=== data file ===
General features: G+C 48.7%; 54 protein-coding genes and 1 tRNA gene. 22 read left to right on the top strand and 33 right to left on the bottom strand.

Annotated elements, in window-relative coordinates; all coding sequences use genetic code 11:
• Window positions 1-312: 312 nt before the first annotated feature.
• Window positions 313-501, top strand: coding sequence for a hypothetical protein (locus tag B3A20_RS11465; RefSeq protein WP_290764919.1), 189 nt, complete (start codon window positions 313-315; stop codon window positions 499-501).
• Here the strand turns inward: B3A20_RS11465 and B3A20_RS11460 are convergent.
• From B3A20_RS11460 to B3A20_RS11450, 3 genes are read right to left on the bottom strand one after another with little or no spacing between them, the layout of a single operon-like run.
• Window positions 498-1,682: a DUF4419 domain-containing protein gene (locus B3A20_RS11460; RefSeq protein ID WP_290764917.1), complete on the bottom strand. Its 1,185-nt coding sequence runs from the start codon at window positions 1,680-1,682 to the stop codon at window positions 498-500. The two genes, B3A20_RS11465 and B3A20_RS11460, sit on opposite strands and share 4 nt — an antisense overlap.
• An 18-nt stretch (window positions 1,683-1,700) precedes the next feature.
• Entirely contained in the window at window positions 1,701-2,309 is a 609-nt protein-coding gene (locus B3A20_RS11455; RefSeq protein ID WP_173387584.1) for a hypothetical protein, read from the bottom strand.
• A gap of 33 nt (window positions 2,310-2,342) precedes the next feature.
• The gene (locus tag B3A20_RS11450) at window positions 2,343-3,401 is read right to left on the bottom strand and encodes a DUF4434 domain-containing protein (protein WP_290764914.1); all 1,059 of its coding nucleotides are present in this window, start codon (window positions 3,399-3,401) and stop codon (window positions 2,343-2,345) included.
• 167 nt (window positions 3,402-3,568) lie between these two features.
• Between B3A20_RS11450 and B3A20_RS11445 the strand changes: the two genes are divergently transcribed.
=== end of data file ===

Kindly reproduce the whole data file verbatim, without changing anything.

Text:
General features: G+C 48.7%; 54 protein-coding genes and 1 tRNA gene. 22 read left to right on the top strand and 33 right to left on the bottom strand.

Annotated elements, in window-relative coordinates; all coding sequences use genetic code 11:
• Window positions 1-312: 312 nt before the first annotated feature.
• Window positions 313-501, top strand: coding sequence for a hypothetical protein (locus tag B3A20_RS11465; RefSeq protein WP_290764919.1), 189 nt, complete (start codon window positions 313-315; stop codon window positions 499-501).
• Here the strand turns inward: B3A20_RS11465 and B3A20_RS11460 are convergent.
• From B3A20_RS11460 to B3A20_RS11450, 3 genes are read right to left on the bottom strand one after another with little or no spacing between them, the layout of a single operon-like run.
• Window positions 498-1,682: a DUF4419 domain-containing protein gene (locus B3A20_RS11460; RefSeq protein ID WP_290764917.1), complete on the bottom strand. Its 1,185-nt coding sequence runs from the start codon at window positions 1,680-1,682 to the stop codon at window positions 498-500. The two genes, B3A20_RS11465 and B3A20_RS11460, sit on opposite strands and share 4 nt — an antisense overlap.
• An 18-nt stretch (window positions 1,683-1,700) precedes the next feature.
• Entirely contained in the window at window positions 1,701-2,309 is a 609-nt protein-coding gene (locus B3A20_RS11455; RefSeq protein ID WP_173387584.1) for a hypothetical protein, read from the bottom strand.
• A gap of 33 nt (window positions 2,310-2,342) precedes the next feature.
• The gene (locus tag B3A20_RS11450) at window positions 2,343-3,401 is read right to left on the bottom strand and encodes a DUF4434 domain-containing protein (protein WP_290764914.1); all 1,059 of its coding nucleotides are present in this window, start codon (window positions 3,399-3,401) and stop codon (window positions 2,343-2,345) included.
• 167 nt (window positions 3,402-3,568) lie between these two features.
• Between B3A20_RS11450 and B3A20_RS11445 the strand changes: the two genes are divergently transcribed.